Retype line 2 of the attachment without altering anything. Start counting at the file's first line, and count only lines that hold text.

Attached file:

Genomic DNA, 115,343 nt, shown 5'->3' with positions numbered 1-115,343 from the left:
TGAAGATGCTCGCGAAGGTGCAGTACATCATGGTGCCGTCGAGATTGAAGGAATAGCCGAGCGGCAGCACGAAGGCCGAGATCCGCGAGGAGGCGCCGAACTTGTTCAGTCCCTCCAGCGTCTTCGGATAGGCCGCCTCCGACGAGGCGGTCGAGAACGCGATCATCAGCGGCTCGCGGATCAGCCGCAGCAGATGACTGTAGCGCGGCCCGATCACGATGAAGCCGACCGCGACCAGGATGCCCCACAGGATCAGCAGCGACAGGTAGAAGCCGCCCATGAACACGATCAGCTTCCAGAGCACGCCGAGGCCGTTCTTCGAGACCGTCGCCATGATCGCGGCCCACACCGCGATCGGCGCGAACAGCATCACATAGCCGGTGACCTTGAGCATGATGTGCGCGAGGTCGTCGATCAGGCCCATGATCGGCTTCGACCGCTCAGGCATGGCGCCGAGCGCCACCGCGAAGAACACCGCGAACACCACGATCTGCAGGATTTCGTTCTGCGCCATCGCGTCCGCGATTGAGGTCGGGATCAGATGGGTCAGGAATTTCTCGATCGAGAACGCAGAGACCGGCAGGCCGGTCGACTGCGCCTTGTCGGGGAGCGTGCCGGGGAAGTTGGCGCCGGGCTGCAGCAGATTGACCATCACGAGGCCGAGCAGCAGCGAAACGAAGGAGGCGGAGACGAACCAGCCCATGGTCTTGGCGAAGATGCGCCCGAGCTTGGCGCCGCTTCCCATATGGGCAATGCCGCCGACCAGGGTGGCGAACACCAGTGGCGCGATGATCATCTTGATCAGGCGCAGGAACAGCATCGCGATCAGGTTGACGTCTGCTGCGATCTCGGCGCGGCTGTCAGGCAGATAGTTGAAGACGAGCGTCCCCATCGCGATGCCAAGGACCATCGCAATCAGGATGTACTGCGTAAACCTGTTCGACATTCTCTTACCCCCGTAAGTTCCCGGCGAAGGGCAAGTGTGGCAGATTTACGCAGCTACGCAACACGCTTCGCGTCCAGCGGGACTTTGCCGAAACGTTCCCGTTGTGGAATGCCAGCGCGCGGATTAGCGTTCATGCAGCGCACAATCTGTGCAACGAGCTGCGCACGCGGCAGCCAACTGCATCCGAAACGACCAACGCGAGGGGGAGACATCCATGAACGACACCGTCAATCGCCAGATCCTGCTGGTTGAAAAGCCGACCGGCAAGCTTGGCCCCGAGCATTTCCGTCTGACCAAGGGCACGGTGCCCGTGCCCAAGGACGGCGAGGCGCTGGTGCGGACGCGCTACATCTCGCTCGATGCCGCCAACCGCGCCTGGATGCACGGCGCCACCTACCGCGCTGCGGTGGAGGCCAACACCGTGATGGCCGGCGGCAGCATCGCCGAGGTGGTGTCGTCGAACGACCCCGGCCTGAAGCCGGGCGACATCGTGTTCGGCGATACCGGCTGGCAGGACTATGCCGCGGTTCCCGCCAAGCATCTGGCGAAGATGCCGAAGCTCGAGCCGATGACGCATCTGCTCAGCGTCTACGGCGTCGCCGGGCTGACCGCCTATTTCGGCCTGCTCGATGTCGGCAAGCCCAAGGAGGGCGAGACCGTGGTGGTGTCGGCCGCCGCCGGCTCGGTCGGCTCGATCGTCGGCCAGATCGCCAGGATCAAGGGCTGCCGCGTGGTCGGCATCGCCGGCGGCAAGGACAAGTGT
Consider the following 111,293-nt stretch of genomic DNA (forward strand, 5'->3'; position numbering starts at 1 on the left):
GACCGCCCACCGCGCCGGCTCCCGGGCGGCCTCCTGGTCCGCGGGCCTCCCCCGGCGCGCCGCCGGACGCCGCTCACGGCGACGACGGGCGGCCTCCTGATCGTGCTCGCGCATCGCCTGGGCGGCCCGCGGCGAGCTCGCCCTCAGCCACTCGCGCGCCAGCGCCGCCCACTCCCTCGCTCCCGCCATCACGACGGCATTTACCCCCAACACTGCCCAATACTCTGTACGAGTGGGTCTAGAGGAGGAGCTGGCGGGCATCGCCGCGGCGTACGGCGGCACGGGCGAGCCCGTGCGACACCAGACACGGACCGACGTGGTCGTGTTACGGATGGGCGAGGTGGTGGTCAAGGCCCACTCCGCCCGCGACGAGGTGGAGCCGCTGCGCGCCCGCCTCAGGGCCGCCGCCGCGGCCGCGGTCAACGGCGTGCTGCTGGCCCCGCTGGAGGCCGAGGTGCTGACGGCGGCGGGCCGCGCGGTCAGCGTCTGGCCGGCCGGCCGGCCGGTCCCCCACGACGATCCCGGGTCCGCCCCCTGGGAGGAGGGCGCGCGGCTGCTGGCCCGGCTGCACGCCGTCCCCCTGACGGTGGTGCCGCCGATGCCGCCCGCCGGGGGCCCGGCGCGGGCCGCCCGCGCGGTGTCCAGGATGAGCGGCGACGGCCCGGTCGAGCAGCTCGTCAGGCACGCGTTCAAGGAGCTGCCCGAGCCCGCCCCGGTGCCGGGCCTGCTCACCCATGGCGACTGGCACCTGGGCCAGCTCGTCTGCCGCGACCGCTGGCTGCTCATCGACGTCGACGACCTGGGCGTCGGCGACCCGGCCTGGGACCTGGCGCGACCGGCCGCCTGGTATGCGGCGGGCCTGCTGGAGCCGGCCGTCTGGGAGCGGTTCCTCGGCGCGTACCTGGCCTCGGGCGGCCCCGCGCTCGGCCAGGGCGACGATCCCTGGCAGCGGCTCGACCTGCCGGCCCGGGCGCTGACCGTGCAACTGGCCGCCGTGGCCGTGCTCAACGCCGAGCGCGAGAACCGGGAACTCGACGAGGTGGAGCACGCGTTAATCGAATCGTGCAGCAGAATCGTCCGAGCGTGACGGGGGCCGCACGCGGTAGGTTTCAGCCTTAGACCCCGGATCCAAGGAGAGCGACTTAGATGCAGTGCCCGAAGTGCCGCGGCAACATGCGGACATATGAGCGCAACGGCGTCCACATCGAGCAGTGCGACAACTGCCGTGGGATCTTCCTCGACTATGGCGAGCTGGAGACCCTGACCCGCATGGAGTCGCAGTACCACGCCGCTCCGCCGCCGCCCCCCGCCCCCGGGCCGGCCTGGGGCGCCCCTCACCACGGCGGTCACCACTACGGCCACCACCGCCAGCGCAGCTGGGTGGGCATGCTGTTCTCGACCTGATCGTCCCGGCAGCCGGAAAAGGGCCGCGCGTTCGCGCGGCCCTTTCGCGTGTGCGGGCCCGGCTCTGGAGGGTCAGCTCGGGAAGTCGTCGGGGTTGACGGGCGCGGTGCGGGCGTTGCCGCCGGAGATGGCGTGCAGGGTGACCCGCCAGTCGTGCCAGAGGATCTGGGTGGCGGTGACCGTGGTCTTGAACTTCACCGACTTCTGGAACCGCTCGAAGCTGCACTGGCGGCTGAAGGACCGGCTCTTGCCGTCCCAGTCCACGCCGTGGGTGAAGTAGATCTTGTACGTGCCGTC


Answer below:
TGAAGATGCTCGCGAAGGTGCAGTACATCATGGTGCCGTCGAGATTGAAGGAATAGCCGAGCGGCAGCACGAAGGCCGAGATCCGCGAGGAGGCGCCGAACTTGTTCAGTCCCTCCAGCGTCTTCGGATAGGCCGCCTCCGACGAGGCGGTCGAGAACGCGATCATCAGCGGCTCGCGGATCAGCCGCAGCAGATGACTGTAGCGCGGCCCGATCACGATGAAGCCGACCGCGACCAGGATGCCCCACAGGATCAGCAGCGACAGGTAGAAGCCGCCCATGAACACGATCAGCTTCCAGAGCACGCCGAGGCCGTTCTTCGAGACCGTCGCCATGATCGCGGCCCACACCGCGATCGGCGCGAACAGCATCACATAGCCGGTGACCTTGAGCATGATGTGCGCGAGGTCGTCGATCAGGCCCATGATCGGCTTCGACCGCTCAGGCATGGCGCCGAGCGCCACCGCGAAGAACACCGCGAACACCACGATCTGCAGGATTTCGTTCTGCGCCATCGCGTCCGCGATTGAGGTCGGGATCAGATGGGTCAGGAATTTCTCGATCGAGAACGCAGAGACCGGCAGGCCGGTCGACTGCGCCTTGTCGGGGAGCGTGCCGGGGAAGTTGGCGCCGGGCTGCAGCAGATTGACCATCACGAGGCCGAGCAGCAGCGAAACGAAGGAGGCGGAGACGAACCAGCCCATGGTCTTGGCGAAGATGCGCCCGAGCTTGGCGCCGCTTCCCATATGGGCAATGCCGCCGACCAGGGTGGCGAACACCAGTGGCGCGATGATCATCTTGATCAGGCGCAGGAACAGCATCGCGATCAGGTTGACGTCTGCTGCGATCTCGGCGCGGCTGTCAGGCAGATAGTTGAAGACGAGCGTCCCCATCGCGATGCCAAGGACCATCGCAATCAGGATGTACTGCGTAAACCTGTTCGACATTCTCTTACCCCCGTAAGTTCCCGGCGAAGGGCAAGTGTGGCAGATTTACGCAGCTACGCAACACGCTTCGCGTCCAGCGGGACTTTGCCGAAACGTTCCCGTTGTGGAATGCCAGCGCGCGGATTAGCGTTCATGCAGCGCACAATCTGTGCAACGAGCTGCGCACGCGGCAGCCAACTGCATCCGAAACGACCAACGCGAGGGGGAGACATCCATGAACGACACCGTCAATCGCCAGATCCTGCTGGTTGAAAAGCCGACCGGCAAGCTTGGCCCCGAGCATTTCCGTCTGACCAAGGGCACGGTGCCCGTGCCCAAGGACGGCGAGGCGCTGGTGCGGACGCGCTACATCTCGCTCGATGCCGCCAACCGCGCCTGGATGCACGGCGCCACCTACCGCGCTGCGGTGGAGGCCAACACCGTGATGGCCGGCGGCAGCATCGCCGAGGTGGTGTCGTCGAACGACCCCGGCCTGAAGCCGGGCGACATCGTGTTCGGCGATACCGGCTGGCAGGACTATGCCGCGGTTCCCGCCAAGCATCTGGCGAAGATGCCGAAGCTCGAGCCGATGACGCATCTGCTCAGCGTCTACGGCGTCGCCGGGCTGACCGCCTATTTCGGCCTGCTCGATGTCGGCAAGCCCAAGGAGGGCGAGACCGTGGTGGTGTCGGCCGCCGCCGGCTCGGTCGGCTCGATCGTCGGCCAGATCGCCAGGATCAAGGGCTGCCGCGTGGTCGGCATCGCCGGCGGCAAGGACAAGTGT